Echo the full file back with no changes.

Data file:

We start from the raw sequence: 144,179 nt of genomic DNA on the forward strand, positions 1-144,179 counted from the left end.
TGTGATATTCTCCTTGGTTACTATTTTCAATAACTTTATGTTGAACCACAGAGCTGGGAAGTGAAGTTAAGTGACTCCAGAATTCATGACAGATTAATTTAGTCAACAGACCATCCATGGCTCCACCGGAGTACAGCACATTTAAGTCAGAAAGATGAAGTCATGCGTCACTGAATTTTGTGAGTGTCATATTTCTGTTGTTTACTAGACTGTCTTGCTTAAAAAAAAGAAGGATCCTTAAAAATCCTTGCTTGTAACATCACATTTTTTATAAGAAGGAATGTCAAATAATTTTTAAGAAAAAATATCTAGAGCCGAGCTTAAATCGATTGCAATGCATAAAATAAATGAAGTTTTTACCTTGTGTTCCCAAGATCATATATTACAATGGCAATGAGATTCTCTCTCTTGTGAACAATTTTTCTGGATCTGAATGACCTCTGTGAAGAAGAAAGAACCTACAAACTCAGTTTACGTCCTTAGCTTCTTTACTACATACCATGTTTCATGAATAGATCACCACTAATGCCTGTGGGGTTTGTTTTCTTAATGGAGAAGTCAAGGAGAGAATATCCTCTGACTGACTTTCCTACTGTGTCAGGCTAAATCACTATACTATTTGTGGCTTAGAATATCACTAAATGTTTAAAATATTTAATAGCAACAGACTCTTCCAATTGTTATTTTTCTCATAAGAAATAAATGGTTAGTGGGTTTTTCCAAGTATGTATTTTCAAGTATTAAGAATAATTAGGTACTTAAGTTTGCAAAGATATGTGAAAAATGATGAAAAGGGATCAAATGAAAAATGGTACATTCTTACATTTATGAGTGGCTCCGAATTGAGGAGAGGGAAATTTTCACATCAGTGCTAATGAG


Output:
We start from the raw sequence: 144,179 nt of genomic DNA on the forward strand, positions 1-144,179 counted from the left end.
TGTGATATTCTCCTTGGTTACTATTTTCAATAACTTTATGTTGAACCACAGAGCTGGGAAGTGAAGTTAAGTGACTCCAGAATTCATGACAGATTAATTTAGTCAACAGACCATCCATGGCTCCACCGGAGTACAGCACATTTAAGTCAGAAAGATGAAGTCATGCGTCACTGAATTTTGTGAGTGTCATATTTCTGTTGTTTACTAGACTGTCTTGCTTAAAAAAAAGAAGGATCCTTAAAAATCCTTGCTTGTAACATCACATTTTTTATAAGAAGGAATGTCAAATAATTTTTAAGAAAAAATATCTAGAGCCGAGCTTAAATCGATTGCAATGCATAAAATAAATGAAGTTTTTACCTTGTGTTCCCAAGATCATATATTACAATGGCAATGAGATTCTCTCTCTTGTGAACAATTTTTCTGGATCTGAATGACCTCTGTGAAGAAGAAAGAACCTACAAACTCAGTTTACGTCCTTAGCTTCTTTACTACATACCATGTTTCATGAATAGATCACCACTAATGCCTGTGGGGTTTGTTTTCTTAATGGAGAAGTCAAGGAGAGAATATCCTCTGACTGACTTTCCTACTGTGTCAGGCTAAATCACTATACTATTTGTGGCTTAGAATATCACTAAATGTTTAAAATATTTAATAGCAACAGACTCTTCCAATTGTTATTTTTCTCATAAGAAATAAATGGTTAGTGGGTTTTTCCAAGTATGTATTTTCAAGTATTAAGAATAATTAGGTACTTAAGTTTGCAAAGATATGTGAAAAATGATGAAAAGGGATCAAATGAAAAATGGTACATTCTTACATTTATGAGTGGCTCCGAATTGAGGAGAGGGAAATTTTCACATCAGTGCTAATGAG